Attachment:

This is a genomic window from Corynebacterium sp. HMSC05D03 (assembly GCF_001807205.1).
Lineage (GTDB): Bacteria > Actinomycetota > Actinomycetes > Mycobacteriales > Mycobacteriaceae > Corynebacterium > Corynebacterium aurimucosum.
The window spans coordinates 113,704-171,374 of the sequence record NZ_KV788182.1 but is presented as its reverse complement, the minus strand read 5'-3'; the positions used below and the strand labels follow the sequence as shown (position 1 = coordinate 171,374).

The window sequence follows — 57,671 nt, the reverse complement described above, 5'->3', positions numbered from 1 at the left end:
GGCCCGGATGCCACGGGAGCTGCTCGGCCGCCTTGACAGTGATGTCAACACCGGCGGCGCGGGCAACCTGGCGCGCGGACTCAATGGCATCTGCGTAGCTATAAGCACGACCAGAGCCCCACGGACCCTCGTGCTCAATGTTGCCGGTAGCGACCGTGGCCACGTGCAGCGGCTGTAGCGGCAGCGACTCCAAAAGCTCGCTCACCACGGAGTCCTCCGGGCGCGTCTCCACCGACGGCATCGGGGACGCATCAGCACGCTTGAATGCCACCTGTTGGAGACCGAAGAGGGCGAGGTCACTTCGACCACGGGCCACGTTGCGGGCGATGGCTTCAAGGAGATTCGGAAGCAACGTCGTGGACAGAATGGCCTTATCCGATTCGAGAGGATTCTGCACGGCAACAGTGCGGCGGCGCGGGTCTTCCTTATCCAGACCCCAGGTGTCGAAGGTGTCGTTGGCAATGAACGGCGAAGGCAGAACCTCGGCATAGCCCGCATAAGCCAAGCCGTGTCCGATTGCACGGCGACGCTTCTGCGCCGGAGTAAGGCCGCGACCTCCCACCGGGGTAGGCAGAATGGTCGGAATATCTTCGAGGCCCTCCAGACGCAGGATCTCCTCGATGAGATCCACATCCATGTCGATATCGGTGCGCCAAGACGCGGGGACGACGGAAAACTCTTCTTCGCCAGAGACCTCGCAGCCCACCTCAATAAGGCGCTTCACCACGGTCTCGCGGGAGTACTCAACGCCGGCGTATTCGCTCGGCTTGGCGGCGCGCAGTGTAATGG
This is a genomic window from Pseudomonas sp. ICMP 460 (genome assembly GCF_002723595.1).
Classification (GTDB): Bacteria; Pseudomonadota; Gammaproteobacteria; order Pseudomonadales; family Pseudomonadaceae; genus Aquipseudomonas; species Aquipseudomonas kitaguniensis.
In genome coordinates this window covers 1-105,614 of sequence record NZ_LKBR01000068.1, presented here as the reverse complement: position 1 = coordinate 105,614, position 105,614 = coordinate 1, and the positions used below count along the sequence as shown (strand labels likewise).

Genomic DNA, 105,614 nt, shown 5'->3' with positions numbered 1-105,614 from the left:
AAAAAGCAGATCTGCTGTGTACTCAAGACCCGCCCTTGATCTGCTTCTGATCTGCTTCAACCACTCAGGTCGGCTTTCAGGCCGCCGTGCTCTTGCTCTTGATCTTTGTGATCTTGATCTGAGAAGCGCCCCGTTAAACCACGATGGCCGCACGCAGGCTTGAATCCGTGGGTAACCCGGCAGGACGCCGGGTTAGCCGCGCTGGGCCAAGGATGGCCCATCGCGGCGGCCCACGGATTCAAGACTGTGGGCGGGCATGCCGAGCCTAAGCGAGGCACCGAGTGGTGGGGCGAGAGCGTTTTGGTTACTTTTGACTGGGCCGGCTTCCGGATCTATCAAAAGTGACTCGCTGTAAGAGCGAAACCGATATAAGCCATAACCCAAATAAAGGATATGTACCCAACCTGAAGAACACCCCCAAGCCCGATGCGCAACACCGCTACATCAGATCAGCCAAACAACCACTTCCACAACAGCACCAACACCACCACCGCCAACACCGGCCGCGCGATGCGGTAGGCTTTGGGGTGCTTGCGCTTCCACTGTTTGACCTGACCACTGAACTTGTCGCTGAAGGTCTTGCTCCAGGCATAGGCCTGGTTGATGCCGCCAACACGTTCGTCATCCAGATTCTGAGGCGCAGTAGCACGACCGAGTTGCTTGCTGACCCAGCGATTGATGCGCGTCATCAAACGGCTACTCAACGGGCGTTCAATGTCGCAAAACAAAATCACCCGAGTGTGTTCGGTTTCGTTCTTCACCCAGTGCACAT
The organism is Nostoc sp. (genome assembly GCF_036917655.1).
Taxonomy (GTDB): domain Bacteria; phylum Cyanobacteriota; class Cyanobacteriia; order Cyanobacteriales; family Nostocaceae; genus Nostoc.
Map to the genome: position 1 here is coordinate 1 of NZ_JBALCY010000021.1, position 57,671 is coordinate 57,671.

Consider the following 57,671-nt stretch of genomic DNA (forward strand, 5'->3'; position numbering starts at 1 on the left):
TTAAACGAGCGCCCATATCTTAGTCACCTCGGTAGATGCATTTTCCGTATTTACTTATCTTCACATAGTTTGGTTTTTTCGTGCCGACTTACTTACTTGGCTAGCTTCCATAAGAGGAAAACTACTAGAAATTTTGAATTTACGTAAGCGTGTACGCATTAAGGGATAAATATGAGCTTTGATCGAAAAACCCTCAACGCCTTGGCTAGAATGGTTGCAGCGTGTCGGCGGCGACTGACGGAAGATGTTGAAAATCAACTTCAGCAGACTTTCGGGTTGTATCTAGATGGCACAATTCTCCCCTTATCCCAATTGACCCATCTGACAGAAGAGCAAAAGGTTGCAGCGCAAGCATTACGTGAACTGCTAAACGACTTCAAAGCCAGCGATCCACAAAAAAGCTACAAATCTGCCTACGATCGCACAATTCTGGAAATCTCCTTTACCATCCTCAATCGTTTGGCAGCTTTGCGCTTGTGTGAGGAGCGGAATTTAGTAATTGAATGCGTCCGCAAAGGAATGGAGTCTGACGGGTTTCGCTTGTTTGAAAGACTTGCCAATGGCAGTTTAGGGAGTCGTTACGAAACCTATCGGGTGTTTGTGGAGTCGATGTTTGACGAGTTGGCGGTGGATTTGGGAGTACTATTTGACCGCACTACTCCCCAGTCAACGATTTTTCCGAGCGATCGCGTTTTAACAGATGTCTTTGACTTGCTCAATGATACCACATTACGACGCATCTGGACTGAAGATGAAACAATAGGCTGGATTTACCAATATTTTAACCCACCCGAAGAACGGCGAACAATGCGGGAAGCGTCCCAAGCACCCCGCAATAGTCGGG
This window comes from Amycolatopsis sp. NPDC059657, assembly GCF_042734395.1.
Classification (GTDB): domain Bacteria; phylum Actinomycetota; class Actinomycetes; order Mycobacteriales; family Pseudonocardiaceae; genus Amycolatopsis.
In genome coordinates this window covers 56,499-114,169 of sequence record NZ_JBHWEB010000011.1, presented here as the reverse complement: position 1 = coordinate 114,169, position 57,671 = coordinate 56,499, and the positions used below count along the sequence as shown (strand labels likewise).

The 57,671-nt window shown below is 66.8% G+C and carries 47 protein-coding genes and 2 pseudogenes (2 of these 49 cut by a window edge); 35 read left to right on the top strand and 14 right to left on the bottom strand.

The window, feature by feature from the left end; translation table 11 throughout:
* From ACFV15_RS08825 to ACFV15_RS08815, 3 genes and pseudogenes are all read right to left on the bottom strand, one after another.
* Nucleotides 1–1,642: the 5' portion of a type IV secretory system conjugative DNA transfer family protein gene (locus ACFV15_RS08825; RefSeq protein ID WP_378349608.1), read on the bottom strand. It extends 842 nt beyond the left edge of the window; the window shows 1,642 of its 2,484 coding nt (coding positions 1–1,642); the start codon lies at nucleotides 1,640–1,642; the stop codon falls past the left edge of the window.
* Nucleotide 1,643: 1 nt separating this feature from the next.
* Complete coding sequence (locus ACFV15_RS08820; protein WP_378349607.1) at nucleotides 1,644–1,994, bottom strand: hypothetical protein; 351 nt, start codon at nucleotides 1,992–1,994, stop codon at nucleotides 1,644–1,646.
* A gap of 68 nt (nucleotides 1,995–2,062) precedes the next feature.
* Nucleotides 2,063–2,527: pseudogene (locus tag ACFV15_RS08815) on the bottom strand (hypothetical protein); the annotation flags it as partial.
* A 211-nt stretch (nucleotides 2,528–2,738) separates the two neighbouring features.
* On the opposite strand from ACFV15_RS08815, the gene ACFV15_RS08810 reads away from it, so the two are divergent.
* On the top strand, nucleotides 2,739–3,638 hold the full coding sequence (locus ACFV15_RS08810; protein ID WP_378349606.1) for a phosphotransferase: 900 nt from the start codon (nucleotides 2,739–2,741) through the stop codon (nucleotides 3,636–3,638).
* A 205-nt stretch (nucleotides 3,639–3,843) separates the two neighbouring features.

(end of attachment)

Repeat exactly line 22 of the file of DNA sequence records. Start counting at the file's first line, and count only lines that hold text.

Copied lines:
* Nucleotides 1–1,642: the 5' portion of a type IV secretory system conjugative DNA transfer family protein gene (locus ACFV15_RS08825; RefSeq protein ID WP_378349608.1), read on the bottom strand. It extends 842 nt beyond the left edge of the window; the window shows 1,642 of its 2,484 coding nt (coding positions 1–1,642); the start codon lies at nucleotides 1,640–1,642; the stop codon falls past the left edge of the window.